TED has an Audacious Project donation function built into the conference app. This allowed anyone in the audience to pledge on the spot, as Anderson and Verghese gently suggested donation amounts. They use the familiar language of charity drives, but deliver the appeal with a soft touch.
“Like I said, no one has to pledge, but if inspired please do so. Frankly, any amount whether it’s a million dollars, whether it’s $25 will really help solve these problems,” said Anderson. “For $250,000, a million kids would get deworming medicine for an entire year.”
“Perhaps you’ll consider giving $50 to the Salk Institute. That’s the estimated social benefit the world receives for every ton of carbon that’s eliminated. Even $25 to the Nature Conservancy will protect can protect a span of the ocean the size of eight city blocks.” Verghese added.
As people pondered their pledges, a scroll of donor names appeared on the big screen: Emerson Collective to Center for Policing Equity…Chris Larsen and Lyna Lam for Institute for Protein Design,…Joe Gebbia to Thorn…Joe Gebbia to Educate Girls… Priyanka Jain to Thorn…
“We’ve come to think of it as the sweet spot where dreams meet do-ability,” said Verghese on top of the session. “These ideas are big and brave, but they are also exquisitely actionable—enough for us to be sure that these initiatives can deliver meaningful impact.” She explained that the eight recipients were selected from a pool of over 1,500 applicants and each was thoroughly vetted by TED’s roster of subject-matter advisors. Applicants were judged as much for their five-year business plans as for their social impact.
“People today really want data,” explained Claudia Miner, co-founder of Waterford UPSTART program. “It’s no longer enough to say, ‘It’s working or it’s not working and give us more money,'” she said to Quartz, outlining her organization’s plan to offer early-education software to 250,000 children across the US. “The really exciting thing is the number of kids we’re going to serve.”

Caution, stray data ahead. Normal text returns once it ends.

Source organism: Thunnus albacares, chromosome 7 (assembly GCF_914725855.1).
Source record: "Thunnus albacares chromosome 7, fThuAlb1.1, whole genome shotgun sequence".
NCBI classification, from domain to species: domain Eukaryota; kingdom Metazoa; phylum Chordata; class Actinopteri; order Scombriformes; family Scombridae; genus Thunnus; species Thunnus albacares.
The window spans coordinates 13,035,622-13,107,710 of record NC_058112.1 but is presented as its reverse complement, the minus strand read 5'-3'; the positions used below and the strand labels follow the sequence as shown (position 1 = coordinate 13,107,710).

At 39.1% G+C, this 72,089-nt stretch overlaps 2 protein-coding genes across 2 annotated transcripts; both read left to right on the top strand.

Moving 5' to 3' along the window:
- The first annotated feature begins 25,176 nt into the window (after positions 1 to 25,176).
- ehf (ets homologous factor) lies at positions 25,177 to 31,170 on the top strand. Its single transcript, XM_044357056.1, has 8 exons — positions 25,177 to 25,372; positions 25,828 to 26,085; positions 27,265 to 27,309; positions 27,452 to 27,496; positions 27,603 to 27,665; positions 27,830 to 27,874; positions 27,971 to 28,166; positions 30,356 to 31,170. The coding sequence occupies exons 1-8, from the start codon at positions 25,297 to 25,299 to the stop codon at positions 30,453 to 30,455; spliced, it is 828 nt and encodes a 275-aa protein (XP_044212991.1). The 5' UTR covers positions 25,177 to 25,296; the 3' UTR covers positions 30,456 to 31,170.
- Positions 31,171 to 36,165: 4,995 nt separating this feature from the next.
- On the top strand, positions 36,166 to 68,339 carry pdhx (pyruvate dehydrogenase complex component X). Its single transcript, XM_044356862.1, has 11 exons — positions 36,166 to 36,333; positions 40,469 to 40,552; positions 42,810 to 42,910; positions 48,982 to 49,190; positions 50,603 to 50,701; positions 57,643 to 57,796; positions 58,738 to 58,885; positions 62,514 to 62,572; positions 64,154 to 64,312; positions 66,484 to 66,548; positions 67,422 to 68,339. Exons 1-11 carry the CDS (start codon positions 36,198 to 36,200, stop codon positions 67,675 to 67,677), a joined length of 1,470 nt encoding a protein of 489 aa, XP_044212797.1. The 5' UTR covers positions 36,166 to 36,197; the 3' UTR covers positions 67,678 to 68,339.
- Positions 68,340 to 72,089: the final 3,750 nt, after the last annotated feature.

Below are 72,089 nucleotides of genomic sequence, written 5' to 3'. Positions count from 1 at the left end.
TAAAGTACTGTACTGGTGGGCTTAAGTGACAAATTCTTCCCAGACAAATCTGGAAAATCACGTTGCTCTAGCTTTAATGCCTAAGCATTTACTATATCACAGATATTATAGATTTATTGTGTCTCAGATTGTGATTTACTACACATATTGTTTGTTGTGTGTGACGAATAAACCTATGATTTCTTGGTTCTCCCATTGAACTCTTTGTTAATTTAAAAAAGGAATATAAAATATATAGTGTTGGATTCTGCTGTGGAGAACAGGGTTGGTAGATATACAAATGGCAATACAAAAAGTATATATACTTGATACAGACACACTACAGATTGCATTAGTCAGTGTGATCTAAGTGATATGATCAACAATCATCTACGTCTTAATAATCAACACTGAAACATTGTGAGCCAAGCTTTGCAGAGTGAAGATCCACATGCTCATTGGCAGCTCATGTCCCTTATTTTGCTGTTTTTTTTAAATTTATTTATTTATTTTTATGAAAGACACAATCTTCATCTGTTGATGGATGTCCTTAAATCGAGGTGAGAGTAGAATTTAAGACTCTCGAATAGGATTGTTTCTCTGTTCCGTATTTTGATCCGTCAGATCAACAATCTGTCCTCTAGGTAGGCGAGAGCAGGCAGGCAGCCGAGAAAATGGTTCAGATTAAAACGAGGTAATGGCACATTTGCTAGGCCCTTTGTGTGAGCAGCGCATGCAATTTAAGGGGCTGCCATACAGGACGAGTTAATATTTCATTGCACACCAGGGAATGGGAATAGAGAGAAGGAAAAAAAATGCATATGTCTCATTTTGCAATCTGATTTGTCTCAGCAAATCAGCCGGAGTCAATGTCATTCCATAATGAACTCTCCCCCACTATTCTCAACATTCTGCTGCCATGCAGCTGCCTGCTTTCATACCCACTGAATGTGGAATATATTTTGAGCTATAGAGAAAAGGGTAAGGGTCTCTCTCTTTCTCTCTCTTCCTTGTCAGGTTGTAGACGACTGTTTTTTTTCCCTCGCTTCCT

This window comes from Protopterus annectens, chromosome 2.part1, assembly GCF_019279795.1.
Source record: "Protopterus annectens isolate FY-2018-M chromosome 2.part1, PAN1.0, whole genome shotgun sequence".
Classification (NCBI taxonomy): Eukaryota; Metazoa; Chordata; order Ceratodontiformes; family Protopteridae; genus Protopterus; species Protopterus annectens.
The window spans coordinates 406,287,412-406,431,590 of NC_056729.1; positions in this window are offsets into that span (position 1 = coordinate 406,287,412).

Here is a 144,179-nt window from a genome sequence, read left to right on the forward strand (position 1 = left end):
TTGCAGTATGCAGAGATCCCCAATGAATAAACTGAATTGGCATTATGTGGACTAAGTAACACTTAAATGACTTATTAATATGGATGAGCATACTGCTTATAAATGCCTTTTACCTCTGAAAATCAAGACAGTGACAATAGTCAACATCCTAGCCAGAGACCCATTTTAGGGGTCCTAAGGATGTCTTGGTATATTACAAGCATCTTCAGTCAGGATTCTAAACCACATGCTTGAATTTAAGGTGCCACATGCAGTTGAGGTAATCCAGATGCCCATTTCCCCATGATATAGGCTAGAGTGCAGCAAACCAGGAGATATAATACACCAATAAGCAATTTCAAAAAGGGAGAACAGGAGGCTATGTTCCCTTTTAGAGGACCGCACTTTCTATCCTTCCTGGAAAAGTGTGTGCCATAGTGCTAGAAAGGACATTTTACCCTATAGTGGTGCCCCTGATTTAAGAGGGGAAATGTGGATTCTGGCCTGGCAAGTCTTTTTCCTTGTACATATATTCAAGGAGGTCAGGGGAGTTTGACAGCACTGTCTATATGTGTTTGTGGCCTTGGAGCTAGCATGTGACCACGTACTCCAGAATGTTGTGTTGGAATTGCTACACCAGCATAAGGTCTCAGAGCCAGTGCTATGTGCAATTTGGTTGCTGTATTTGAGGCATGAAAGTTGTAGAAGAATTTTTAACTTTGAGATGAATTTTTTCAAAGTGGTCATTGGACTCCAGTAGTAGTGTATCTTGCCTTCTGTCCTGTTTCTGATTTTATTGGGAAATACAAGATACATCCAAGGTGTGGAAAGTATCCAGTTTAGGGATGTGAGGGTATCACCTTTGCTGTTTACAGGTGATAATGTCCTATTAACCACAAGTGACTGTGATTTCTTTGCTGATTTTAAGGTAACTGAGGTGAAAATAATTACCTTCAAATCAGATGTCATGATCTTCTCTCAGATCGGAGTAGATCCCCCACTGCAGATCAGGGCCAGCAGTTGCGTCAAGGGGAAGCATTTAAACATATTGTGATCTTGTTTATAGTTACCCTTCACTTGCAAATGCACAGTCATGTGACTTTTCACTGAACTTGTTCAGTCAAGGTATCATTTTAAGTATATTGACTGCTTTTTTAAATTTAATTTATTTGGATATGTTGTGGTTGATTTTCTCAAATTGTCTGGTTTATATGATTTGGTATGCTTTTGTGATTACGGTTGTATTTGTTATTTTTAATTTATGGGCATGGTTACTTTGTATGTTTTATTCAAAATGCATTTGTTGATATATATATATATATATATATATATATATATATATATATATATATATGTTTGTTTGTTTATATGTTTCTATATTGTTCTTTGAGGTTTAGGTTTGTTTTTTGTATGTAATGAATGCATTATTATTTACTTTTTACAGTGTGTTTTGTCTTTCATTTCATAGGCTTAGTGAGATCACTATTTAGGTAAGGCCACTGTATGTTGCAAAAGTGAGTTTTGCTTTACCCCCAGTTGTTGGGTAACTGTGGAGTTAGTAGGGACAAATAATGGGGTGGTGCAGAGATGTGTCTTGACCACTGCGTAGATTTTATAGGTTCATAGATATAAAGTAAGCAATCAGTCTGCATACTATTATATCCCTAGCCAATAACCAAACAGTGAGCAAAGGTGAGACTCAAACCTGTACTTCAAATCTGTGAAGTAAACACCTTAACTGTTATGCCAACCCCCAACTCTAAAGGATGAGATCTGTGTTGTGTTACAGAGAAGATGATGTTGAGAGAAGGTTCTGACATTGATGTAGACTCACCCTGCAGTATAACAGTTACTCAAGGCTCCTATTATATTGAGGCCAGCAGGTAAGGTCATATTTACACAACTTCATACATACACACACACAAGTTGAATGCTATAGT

In the long tradition of celebrity-backed charity drives, TED invited a performer to serenade the audience as they pondered exactly how much to give. British singer Emeli Sandé provided ample poetry with soulful ballads about feeling connected with the world’s struggles.
Paying attention to the social dynamics of a gathering is a classic TED approach. The Audacious Project segment was immediately followed by a circuit of dinner parties, where in convivial circles, attendees got a chance to sit down with recipients and extended conversations about their plan to save the world. Over wine and artfully-composed plates, the dinners also gave donors a forum to freely discuss (or compare) how much they gave.
The next morning, happiness researcher Elizabeth Dunn offered even more reasons to give generously. The University of British Columbia psychology professor argued that charitable giving actually benefits the giver as much as the recipient.
“We’re used to giving as something that we should do, and it is,” she said. “But in thinking about it this way, we’re missing out on one of the best parts of being human: That we can find joy in helping others. Let’s stop thinking about giving as this moral obligation, and start thinking about it as a source of pleasure.”
She advised, “If you’re running a charity, don’t reward your donors with pens or calendars. Reward them with the opportunity to see the specific impact that their generosity is having and to connect with the individuals and communities they are helping.”
Anderson explained that The Audacious Project is TED’s attempt to improve existing models of nonprofit fundraising. “What fundraising looks like now is you have one bloody meeting at a time,” he said. “Some of the most impressive change makers in the world spend 70% to 80% of their time just trying to raise money. Often they end up cutting their dream. It’s not great.” He also clarified that TED’s no-selling-on-stage policy remains.”The one exception is The Audacious Project.…The difference is that they’ve run through the gauntlet. We’re standing behind these ideas and we’re funding them.”